Monday, January 11, 2010

Reviews:: Kate Maki Two Song Wedding

There comes a time for most artists, at least those that venture out into the unforgiving world of touring, that inspiration for songs shifts from the sketches and emotions you hold close to fragments of diner conversations or late night, after show drunken exhaustion scratched on napkins and stuffed into your jacket pocket.

The excitement of playing shows is overpowered by a longing for home and missing people you had only the most banal and casual of interactions slowly starts to consume your every thought. Thankfully, for the artist's that continue to grow, that odyssey last only as long as the dreaded second album and doesn't become Homer-esque.

That's why when Kate Maki repeats "home sweet home" on her new album - Two Song Wedding - you never get the feeling she is longing for the comforts of her own bed, more that she is completely content to spend her nights writing songs and playing music in those friendly confines. The difference may seem subtle (or even insignificant), but that little distinction allows Kate to supplement her songs with the efforts of tons of talented musicians - Howe Gelb, Nathan Lawr, Nick Luca, Thoger
Lund, Tommy Larkin Dale Murray, Jeremy Gara
to name just a few - without losing focus or ever offering tracks that sound muddled. Remarkably, these songs were written alone, and must of the musicians had never heard the songs (although several had collaborated with Maki on her last record) before they started practicing for the recording, but instead of a gloomy, personal journey, Maki's emotions can be shared by almost any one that listens.

On the slow burning opener, Bloodshot & Blistered, Maki tries to process exhaustion and sadness, but instead of alienating us, the harmonies and traded vocals, piano, banjo and drums, Maki somehow transforms the song so we never get dragged down by the loneliness. The summery, sun-kissed melody that follows (In Comes the Light) or the rollicking, fuzzed our density of Message Delivered (how great is the horn that shows up out of nowhere?) are invitations to listen, and make dusty trail numbers like the From Below hit with a much harder impact.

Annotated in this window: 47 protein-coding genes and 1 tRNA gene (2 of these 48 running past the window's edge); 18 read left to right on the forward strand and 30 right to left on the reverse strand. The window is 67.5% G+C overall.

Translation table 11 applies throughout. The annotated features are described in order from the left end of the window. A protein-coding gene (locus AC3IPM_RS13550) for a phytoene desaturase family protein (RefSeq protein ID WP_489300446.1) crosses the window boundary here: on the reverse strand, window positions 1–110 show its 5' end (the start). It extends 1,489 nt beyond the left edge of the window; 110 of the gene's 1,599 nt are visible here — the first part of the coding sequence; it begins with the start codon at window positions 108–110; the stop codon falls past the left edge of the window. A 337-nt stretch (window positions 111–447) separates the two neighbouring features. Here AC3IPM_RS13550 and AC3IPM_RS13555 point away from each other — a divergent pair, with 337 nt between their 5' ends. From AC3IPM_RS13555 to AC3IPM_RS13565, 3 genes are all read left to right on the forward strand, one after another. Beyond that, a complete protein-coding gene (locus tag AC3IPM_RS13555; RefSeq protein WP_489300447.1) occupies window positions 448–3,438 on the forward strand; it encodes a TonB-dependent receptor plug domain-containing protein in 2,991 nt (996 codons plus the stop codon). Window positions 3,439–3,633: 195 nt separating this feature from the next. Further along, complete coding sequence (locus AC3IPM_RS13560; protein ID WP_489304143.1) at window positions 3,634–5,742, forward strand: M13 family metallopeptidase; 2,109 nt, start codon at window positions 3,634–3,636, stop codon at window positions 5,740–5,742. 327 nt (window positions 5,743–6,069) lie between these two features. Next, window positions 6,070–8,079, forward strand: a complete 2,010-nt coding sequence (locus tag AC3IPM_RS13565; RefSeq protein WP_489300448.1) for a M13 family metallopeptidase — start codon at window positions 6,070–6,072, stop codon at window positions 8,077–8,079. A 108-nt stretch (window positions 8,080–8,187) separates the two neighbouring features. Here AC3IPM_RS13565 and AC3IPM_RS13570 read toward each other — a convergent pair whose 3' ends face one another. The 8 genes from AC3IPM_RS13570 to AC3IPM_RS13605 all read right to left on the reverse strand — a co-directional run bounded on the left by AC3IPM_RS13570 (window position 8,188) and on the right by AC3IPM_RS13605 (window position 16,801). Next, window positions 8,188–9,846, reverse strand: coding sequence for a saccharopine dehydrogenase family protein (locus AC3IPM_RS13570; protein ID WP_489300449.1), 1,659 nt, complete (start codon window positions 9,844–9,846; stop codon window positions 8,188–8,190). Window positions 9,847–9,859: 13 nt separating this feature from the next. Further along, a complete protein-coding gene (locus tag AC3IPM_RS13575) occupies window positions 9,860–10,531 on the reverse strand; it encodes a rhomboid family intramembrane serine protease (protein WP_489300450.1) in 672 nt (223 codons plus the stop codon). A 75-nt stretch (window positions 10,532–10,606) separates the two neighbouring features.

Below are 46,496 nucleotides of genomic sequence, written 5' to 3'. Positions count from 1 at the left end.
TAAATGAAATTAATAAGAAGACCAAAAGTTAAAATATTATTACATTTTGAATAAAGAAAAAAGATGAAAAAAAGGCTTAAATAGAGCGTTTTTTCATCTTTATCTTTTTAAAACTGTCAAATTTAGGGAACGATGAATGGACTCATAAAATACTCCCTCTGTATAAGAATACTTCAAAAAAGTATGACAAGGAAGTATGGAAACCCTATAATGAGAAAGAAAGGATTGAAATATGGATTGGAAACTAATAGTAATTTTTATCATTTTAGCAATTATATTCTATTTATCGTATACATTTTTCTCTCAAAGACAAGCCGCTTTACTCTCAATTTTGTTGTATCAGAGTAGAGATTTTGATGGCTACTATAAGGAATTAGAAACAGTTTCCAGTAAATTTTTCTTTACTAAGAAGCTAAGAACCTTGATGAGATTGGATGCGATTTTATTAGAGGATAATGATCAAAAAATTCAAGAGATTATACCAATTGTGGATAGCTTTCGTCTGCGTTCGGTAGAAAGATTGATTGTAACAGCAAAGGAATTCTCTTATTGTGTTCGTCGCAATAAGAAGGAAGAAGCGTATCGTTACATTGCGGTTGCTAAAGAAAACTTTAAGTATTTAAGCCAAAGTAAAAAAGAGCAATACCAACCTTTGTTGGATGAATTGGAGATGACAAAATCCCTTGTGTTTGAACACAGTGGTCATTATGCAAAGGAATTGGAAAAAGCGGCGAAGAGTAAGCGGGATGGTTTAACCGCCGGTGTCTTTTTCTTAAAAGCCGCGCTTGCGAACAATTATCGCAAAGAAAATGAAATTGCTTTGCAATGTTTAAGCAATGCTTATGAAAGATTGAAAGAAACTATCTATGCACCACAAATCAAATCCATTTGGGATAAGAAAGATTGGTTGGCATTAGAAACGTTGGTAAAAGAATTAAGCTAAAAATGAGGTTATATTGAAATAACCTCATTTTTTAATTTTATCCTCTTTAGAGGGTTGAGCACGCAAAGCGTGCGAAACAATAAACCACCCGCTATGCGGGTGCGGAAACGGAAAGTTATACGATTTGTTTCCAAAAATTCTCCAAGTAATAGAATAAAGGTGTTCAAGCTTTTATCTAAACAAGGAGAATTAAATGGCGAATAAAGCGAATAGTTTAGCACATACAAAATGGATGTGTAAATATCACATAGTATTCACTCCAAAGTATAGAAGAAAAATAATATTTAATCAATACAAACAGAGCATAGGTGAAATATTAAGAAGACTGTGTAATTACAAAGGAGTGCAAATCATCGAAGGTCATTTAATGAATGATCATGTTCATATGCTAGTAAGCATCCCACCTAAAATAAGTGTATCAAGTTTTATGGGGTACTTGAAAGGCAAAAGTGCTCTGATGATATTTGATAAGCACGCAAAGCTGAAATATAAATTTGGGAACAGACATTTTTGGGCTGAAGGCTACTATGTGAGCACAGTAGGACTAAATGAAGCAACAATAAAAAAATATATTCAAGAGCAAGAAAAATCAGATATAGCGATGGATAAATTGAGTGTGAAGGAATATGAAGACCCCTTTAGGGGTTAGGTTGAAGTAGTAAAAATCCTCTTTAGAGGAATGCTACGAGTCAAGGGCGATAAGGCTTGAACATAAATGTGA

Maki changes pace extremely well on Two Song Wedding, and even when she is at her most sombre - like the dreary Carved in Sand - she balances the melancholic with interesting strings, blasts of electric or an unexpected texture. Ripped Out of the Moon starts as a grim, dark tale, but slowly and confidently Maki and the band add a surprising build that energizes the song and gives the record another layer.

The success of this record is simple. Maki was able to write a collection of songs that probably shouldn't fit together as well as they do - the gentle picking of Upon a Time should stand out and disrupt the record, but it doesn't - and never loose steam. Maki's decision to reveal the emotion and ideas she has when she sits at home alone expands her sound and provides the freedom for a table of talented guests to experiment with her and offer their own emotion to the process. The end result is personal and intimate, but at the same time accessible and spontaneous. The 41-minute run-time feels more like 25 and you eagerly let the record loop over and start again; which is a wedding gift most song writers would love to receive.


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Posted at 7:32 AM by ack :: 0 comments

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